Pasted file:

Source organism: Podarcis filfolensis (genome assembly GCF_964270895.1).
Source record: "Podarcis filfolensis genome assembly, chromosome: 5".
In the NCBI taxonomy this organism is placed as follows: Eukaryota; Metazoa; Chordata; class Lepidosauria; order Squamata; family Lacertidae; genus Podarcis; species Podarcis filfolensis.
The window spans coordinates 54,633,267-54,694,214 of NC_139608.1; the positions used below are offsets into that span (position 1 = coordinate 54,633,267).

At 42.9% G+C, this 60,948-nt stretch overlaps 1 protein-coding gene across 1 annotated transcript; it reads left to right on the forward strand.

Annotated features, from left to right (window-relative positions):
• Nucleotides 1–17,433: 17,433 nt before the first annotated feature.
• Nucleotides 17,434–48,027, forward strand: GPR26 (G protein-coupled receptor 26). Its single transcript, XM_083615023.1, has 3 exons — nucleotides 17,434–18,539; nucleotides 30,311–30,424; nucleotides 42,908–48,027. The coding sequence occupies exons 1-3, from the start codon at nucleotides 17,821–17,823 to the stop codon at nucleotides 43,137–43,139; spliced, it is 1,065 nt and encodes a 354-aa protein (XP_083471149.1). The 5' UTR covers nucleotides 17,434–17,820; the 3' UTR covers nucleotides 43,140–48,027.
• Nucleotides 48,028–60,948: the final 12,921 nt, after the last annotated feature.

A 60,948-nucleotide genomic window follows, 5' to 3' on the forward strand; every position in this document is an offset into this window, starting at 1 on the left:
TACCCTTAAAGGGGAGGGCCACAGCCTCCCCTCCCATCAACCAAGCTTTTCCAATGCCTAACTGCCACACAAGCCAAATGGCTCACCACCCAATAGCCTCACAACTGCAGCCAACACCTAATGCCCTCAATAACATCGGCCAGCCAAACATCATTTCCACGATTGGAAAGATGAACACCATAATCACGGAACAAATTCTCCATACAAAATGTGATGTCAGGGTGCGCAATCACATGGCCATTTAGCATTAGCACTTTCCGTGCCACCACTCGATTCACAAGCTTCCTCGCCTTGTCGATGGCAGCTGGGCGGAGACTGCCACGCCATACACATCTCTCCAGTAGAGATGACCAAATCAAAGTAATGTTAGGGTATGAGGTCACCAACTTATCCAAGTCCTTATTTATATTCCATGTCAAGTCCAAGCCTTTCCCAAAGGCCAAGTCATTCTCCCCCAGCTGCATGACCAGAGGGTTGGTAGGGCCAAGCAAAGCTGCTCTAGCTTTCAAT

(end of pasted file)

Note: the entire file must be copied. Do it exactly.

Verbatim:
Source organism: Podarcis filfolensis (genome assembly GCF_964270895.1).
Source record: "Podarcis filfolensis genome assembly, chromosome: 5".
In the NCBI taxonomy this organism is placed as follows: Eukaryota; Metazoa; Chordata; class Lepidosauria; order Squamata; family Lacertidae; genus Podarcis; species Podarcis filfolensis.
The window spans coordinates 54,633,267-54,694,214 of NC_139608.1; the positions used below are offsets into that span (position 1 = coordinate 54,633,267).

At 42.9% G+C, this 60,948-nt stretch overlaps 1 protein-coding gene across 1 annotated transcript; it reads left to right on the forward strand.

Annotated features, from left to right (window-relative positions):
• Nucleotides 1–17,433: 17,433 nt before the first annotated feature.
• Nucleotides 17,434–48,027, forward strand: GPR26 (G protein-coupled receptor 26). Its single transcript, XM_083615023.1, has 3 exons — nucleotides 17,434–18,539; nucleotides 30,311–30,424; nucleotides 42,908–48,027. The coding sequence occupies exons 1-3, from the start codon at nucleotides 17,821–17,823 to the stop codon at nucleotides 43,137–43,139; spliced, it is 1,065 nt and encodes a 354-aa protein (XP_083471149.1). The 5' UTR covers nucleotides 17,434–17,820; the 3' UTR covers nucleotides 43,140–48,027.
• Nucleotides 48,028–60,948: the final 12,921 nt, after the last annotated feature.

A 60,948-nucleotide genomic window follows, 5' to 3' on the forward strand; every position in this document is an offset into this window, starting at 1 on the left:
TACCCTTAAAGGGGAGGGCCACAGCCTCCCCTCCCATCAACCAAGCTTTTCCAATGCCTAACTGCCACACAAGCCAAATGGCTCACCACCCAATAGCCTCACAACTGCAGCCAACACCTAATGCCCTCAATAACATCGGCCAGCCAAACATCATTTCCACGATTGGAAAGATGAACACCATAATCACGGAACAAATTCTCCATACAAAATGTGATGTCAGGGTGCGCAATCACATGGCCATTTAGCATTAGCACTTTCCGTGCCACCACTCGATTCACAAGCTTCCTCGCCTTGTCGATGGCAGCTGGGCGGAGACTGCCACGCCATACACATCTCTCCAGTAGAGATGACCAAATCAAAGTAATGTTAGGGTATGAGGTCACCAACTTATCCAAGTCCTTATTTATATTCCATGTCAAGTCCAAGCCTTTCCCAAAGGCCAAGTCATTCTCCCCCAGCTGCATGACCAGAGGGTTGGTAGGGCCAAGCAAAGCTGCTCTAGCTTTCAAT